Before I began reading the book, I had approached the Samkhya school of Hindu philosophy in 2020 and 2021. I thought that it would help look at the whole, before looking at the parts.

As I had written here:

In comparison, the various darsanas of Indian Philosophy seem to say that there is only one theme that plays the central role – the reduction of or end of suffering.

After reading the book, I understand better the approaches each school of philosophy took to end suffering. But, I am still puzzled by why the Indian philosophies placed the end of suffering at the center of all it’s philosophical aims. By this, I feel like I have lost an enormous part of the listening of the book.

The book’s tone helped me put my 5-year-old daughter to sleep on two nights. But, after that she developed the same thick skin to the narrator’s tone as I did.

Half-Lion: How Narasimha Rao transformed India (2016)

I am trying to understand the present situation better for a selfish reason. I am trying to decide what direction my career should take in the next few decades up to retirement. For this selfish reason, I am trying to understand the direction India will likely take in the next few decades.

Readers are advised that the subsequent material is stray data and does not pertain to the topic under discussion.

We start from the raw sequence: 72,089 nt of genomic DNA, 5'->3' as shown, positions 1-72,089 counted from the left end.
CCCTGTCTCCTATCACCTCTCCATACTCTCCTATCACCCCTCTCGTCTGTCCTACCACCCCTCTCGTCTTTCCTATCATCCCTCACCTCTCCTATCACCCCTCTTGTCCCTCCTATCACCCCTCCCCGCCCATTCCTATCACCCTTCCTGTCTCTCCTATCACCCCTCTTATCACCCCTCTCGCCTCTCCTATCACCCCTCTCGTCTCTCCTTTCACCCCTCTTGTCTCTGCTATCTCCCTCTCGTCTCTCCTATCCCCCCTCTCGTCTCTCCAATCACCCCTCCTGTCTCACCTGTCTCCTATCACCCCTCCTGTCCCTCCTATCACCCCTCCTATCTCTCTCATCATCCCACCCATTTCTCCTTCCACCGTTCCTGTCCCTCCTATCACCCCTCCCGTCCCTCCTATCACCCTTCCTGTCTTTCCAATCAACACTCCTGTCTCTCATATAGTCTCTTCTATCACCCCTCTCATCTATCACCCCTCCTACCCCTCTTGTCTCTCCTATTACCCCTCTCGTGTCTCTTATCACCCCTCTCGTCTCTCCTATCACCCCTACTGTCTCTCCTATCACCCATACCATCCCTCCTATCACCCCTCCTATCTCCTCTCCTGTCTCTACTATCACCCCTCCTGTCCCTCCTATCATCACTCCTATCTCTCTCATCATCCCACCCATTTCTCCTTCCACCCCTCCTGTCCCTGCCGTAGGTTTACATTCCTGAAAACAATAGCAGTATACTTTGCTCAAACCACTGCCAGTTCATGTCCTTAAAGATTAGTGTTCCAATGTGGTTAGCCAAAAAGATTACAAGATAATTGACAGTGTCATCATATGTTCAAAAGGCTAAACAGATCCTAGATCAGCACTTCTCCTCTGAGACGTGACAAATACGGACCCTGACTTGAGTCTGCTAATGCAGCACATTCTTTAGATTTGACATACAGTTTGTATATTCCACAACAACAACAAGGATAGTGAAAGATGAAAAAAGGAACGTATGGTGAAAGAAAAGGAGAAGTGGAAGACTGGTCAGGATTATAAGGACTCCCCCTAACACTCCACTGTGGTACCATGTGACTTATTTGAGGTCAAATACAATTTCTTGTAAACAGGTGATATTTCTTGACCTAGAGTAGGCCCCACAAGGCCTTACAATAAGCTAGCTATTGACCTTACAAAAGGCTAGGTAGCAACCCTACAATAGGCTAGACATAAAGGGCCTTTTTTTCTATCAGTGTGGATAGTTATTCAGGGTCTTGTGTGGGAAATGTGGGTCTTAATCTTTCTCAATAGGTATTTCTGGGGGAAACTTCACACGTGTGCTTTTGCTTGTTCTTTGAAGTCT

The present moment has its roots in the liberalization of 1991. Books by Gurcharan Das spoke of India’s growth despite the state. The dismantling of the License Permit Raj was the state moving out of the people’s way. Das’ book spoke about what happened as a result of the dismantling process. One of the first books I read about liberalization itself was Jairam Ramesh’s book, To the Brink and Back.

Cover of the book

I heard the podcast episode with Vinay Sitapati on The Seen and the Unseen in June 2022 and later that month decided to pick up the book on Audible.

My reading had slowed down considerably since February 2022 and listening to this book was another effort to break the readlock.

In writing this book, Sitapati was given access to Prime Minister Rao’s private archives. He makes deductions based on his notes and balances them with accounts of people who were with Rao in those crucial years. These give an insight indirectly into Rao’s actions and his thinking. The title of the book is a direct translation of NarasimhaHalf Lion.

On the subject of economic reforms, there was a charge that Rao undertook liberalization as a result of pressure from the International Monetary Fund (IMF). Sitapati argues convincingly to state that Rao used the IMF and Nehru-Gandhi’s legacy to push reforms. Rao makes these arguments at the Congress session held in Tirupati in 1992. Sitapati argues that Rao learns from Deng Xiaoping to reform while seeming to maintain historical continuity.